Today is September 18 and the Navigate the Chaos question to consider is “how often are you distracting yourself from yourself?” In second episode of the third season of the Showtime series City on A Hill entitled "A Program of Complete Disorder" released in August 2022, Franklin Ward (played by Ernie Hudson) is dying of cancer and steps in to stop a yelling match between his two sons DeCourcy (played by Aldis Hodge) and Louie (played by Charlie Brice).
After Franklin talks to Louie, he then turns his attention towards DeCourcy and says “you need to wake up. You're not gonna absolve Boston of its sin and vice. And the only reason you aspire to, in the first place, is because it distracts you from yourself. Maybe...the time has come for you to figure out what exactly you're afraid to learn.” Today’s post challenges you to figure out what it is you are afraid of learning about yourself.
One person who overcame a difficult childhood, avoided distracting himself from himself, and learned what it was he was supposed to learn about himself was American writer, preachers, and theologian Carl Frederick Buechner.
In his August 18, 2022, New York Times opinion piece entitled "The Man Who Found His Inner Depths" David Brooks paid homage to Buechner who passed away a few days earlier on August 15, 2022. Brooks wrote that Buechner “modeled how a person can experience life more fully, which is a process of scraping off some of the ways adulthood teaches us to see. As Philip Yancey wrote, Buechner ‘tries to reawaken the child in people: the one who naïvely trusts, who will at least go and look for the magic place, who is not ashamed of not knowing the answers because he is not expected to know the answers.’”
Buechner’s insight into the human experience was shaped by his formative years which were clouded by the tragic suicide of his father Carl Frederick Buechner Sr. who felt as though he was a failure for being unable to hold down a job for any extended period of time. After his father’s suicide his mother moved him and his siblings to Bermuda where, according to Buechner he experienced "the blessed relief of coming out of the dark and unmentionable sadness of my father's life and death into fragrance and greenness and light.”
He would eventually move back to the United States after the Second World War ended, graduate college, and begin a teaching career. He launched his writing career and would eventually publish over 30 books, many of which explored the intersections of faith and culture and their impact on experiencing the fullness of life.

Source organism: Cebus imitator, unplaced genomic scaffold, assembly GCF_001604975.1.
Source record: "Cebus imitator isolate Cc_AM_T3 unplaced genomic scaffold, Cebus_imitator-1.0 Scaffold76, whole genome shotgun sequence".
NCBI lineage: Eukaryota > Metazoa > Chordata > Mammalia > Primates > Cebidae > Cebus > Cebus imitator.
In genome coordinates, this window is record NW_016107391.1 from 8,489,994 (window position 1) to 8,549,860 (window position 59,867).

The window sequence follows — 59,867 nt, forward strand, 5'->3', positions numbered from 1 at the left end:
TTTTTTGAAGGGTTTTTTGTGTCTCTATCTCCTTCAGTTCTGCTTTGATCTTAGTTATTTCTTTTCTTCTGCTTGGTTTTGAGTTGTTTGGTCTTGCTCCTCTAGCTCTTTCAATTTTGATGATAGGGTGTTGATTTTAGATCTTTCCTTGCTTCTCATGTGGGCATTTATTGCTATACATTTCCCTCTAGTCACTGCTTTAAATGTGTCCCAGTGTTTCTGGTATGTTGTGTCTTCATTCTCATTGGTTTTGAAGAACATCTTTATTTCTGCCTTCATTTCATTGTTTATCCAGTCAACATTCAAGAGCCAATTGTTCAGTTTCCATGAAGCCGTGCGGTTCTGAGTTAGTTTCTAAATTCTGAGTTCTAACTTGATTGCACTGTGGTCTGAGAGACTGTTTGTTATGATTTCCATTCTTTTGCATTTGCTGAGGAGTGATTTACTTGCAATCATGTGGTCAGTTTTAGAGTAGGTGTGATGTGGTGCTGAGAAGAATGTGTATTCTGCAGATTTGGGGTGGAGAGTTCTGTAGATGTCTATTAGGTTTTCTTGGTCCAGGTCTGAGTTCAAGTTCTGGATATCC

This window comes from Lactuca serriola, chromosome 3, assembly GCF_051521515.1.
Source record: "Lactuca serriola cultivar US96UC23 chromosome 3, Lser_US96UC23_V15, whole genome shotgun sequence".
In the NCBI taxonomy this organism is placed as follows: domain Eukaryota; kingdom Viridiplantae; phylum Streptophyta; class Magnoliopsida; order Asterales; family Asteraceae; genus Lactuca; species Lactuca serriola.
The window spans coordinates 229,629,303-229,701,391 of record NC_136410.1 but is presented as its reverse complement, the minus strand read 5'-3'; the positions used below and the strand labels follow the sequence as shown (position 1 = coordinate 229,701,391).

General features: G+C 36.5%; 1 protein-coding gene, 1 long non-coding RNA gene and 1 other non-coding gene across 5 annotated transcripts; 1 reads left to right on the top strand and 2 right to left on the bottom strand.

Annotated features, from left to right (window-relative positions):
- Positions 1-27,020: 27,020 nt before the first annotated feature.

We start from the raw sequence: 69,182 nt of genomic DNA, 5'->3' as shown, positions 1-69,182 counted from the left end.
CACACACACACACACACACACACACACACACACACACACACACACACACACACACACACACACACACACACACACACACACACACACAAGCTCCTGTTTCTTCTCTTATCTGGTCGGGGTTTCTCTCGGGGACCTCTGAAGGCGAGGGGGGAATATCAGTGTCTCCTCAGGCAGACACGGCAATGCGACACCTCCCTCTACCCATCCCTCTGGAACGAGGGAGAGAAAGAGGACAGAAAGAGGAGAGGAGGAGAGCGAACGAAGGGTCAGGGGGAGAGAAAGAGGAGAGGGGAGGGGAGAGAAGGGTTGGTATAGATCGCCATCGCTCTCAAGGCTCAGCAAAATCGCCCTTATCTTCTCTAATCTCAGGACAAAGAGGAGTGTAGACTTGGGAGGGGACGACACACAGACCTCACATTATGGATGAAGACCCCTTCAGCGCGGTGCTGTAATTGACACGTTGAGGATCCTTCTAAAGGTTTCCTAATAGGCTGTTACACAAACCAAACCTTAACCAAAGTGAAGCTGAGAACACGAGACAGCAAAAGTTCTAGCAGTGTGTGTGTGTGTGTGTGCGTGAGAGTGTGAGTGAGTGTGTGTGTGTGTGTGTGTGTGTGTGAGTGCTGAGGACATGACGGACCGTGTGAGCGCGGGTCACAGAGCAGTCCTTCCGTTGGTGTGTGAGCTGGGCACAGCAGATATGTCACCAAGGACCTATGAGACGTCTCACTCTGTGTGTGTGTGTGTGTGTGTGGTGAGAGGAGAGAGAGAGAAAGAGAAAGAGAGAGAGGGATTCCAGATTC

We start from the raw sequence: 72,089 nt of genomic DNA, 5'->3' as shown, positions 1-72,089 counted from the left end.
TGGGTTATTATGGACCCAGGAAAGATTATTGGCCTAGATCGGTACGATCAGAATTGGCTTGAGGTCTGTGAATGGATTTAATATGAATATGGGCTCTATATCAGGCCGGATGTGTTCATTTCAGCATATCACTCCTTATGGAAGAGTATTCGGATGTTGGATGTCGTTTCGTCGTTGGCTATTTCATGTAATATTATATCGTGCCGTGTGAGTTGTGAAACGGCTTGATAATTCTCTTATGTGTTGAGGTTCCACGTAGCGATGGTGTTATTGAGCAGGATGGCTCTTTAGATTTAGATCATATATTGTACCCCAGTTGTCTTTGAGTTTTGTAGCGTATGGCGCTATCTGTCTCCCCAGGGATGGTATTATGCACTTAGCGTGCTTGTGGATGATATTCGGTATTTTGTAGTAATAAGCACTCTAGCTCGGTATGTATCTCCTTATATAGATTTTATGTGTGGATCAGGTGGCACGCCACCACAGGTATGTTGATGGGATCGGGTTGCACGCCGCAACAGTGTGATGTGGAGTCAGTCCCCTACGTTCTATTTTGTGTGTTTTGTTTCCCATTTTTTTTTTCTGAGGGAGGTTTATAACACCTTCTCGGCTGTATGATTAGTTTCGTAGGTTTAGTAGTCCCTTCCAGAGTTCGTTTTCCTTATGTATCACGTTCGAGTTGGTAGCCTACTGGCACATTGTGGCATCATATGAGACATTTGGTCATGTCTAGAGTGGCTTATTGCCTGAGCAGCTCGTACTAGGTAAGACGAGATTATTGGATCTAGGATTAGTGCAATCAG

Brooks observed that Buechner’s vocation was to show a way to experience the fullness of life. Of death, he wrote, “What’s lost is nothing to what’s found, and all the death that ever was, set next to life, would scarcely fill a cup.”
On finding your vocation in life and understanding what it is you are supposed to learn, Brooks noted that Buechner observed one finds their vocation at the spot where their deep gladness meets the world’s deep need. In a moment of personal reflection, Brooks wrote “Perhaps like many others, I struggle to experience my inner life in the quiet, patient, deep and old-fashioned way that Buechner experienced his. So much of the world covers over all that — constant media consumption, shallow communication, speed, and productivity. Sometimes I think the national obsession with politics has become a way to evade ourselves.”
But evading yourself, consuming that which should not be consumed, and distracting yourself from yourself runs counter to leveraging your mind, body, and spirit to navigate the chaos and translate one dream after another into reality.
Buechner wrote: “Listen to your life. See it for the fathomless mystery that it is. In the boredom and the pain of it no less than the excitement and the gladness: touch, taste, smell your way to the holy and hidden heart of it because in the last analysis all moments are key moments, and life itself is grace.”
Are you pursuing a greater cause at the expense of not spending time with yourself?
Are your aspirations getting in the way of you learning what it is you need to learn about yourself?
How often do you even think about whether or not your aspirations are actually beneficial to yourself?
How often are you distracting yourself from yourself?
How often do you ‘reawaken the child in you?’
How often do you go and look for the magic place?
How often are you not ashamed of not knowing the answers?
How often do you remind yourself the harsh realization that ‘what is found in life would scarcely fill a cup?’
How often is your life quiet enough for you to ‘listen to yourself?’
How often do you tell yourself that life is a fathomless mystery?’
How often do you allow yourself to understand that ‘all moments are key moments, and life itself is grace?’